Lockout/Tagout, Part 3
According to OSHA's lockout/tagout compliance directive, employers must provide effective initial training, effective retraining as needed and certification of training. This certification should include each employee's name and the dates the training took place.
Retraining of authorized and affected employees (for a review of employee-ype definitions, see Process Heating, April 2003, page 22) is required:
- Whenever there is a change in employee job assignments.
- Whenever a new hazard is introduced due to a change in machines, equipment or process.
- Whenever there is a change in the energy control procedures.
- Whenever a periodic inspection by the employer reveals inadequacies in the company procedures or in the knowledge of the employees.
In 29 CFR 1910.147(c)(4)(i), OSHA mandates that all employers develop and document procedures and techniques to be used for the control of hazardous energy. Only those that OSHA certifies as qualifying for an exception are exempt from this requirement. To receive an exemption, eight conditions must exist:
1. The machine or equipment has no potential for stored or residual energy or re-accumulation of stored energy after shutdown that could endanger employees.
2. The machine or equipment has a single energy source that can be identified readily and isolated.
3. The isolation and locking out of that energy source will completely de-energize and deactivate the equipment.
4. The machine or equipment is isolated from that energy source and locked out during servicing or maintenance.
5. A single lockout device will achieve a locked-out condition.
6. The lockout device is under the exclusive control of the authorized employee doing the servicing or maintenance.
7. The servicing or maintenance does not create hazards for other employees.
8. The employer, in utilizing this exception, has had no accidents involving the unexpected activation or re-energization of the machine or equipment during servicing or maintenance.
It is critical to note that each circumstance is different, and each is open to interpretation by OSHA. For instance, a letter of interpretation from OSHA to a safety consultant who asked to apply the exception, reads in part:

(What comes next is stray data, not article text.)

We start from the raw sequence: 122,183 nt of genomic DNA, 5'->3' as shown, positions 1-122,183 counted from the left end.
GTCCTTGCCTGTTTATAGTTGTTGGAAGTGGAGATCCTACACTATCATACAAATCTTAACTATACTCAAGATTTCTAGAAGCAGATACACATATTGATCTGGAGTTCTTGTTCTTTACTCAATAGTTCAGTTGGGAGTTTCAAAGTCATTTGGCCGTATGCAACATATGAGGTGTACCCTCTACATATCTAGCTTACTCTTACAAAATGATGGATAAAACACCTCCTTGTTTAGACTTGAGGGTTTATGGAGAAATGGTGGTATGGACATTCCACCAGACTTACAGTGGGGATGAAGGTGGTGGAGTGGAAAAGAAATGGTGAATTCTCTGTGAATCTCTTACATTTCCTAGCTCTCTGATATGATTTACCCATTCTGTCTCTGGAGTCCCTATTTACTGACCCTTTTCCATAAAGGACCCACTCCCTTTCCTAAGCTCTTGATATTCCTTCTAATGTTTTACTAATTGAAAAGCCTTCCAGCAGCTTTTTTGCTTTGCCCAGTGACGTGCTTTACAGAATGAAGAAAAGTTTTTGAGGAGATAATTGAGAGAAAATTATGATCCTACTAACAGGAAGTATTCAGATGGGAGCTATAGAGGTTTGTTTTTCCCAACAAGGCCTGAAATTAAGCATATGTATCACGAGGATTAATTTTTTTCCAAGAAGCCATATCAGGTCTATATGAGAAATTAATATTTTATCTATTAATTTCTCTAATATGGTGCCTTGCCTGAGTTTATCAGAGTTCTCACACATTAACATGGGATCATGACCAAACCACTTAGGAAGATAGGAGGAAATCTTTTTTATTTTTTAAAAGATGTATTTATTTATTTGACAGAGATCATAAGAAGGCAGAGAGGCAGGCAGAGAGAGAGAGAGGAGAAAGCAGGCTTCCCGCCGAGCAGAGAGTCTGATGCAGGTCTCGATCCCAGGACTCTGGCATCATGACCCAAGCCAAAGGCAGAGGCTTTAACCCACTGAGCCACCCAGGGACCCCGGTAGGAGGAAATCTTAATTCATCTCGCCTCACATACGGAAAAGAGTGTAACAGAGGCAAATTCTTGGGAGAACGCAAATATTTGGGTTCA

...Specifically, you want to apply the exception listed under 29 CFR 1910.147(c)(4)(i) and believe that the company has met all eight of the "exceptions."
The OSHA standard 29 CFR 1910.147...covers the servicing and maintenance of machines and equipment in which the unexpected energization or start up of the machines or equipment, or release of stored energy could cause injury to employees. Since the natural gas, which is used to heat the oven, poses a potential thermal energy hazard for employees who are performing maintenance or servicing activities, the provisions of 29 CFR 1910.147 are applicable. Further, the exception [rule] is inapplicable to the situation that you have described. Since it appears that the oven has at least two energy sources, and it is unlikely that a single lock-out device can be used to effectively lock-out the oven, at least two of the eight conditions which are essential to the application of the exception are not met.
29 CFR 1910.147(b) defines "energy source" as, any source of electrical, mechanical, hydraulic, pneumatic, chemical, thermal, or other energy. Since the natural gas is used to heat the oven, it is an energy source. Since natural gas, if unexpectedly released and ignited, would produce potentially hazardous thermal energy, an eenergy control procedure is required to address the potential hazards associated with the natural gas.
Every heat processing application, by its nature, will have thermal energy sources, so do not rely on exceptions, hoping to "get away" with less strenuous record keeping.
Next time, I will discuss lockout vs. tagout and bring you a roundup of the types of devices that can be used to control hazardous energy sources.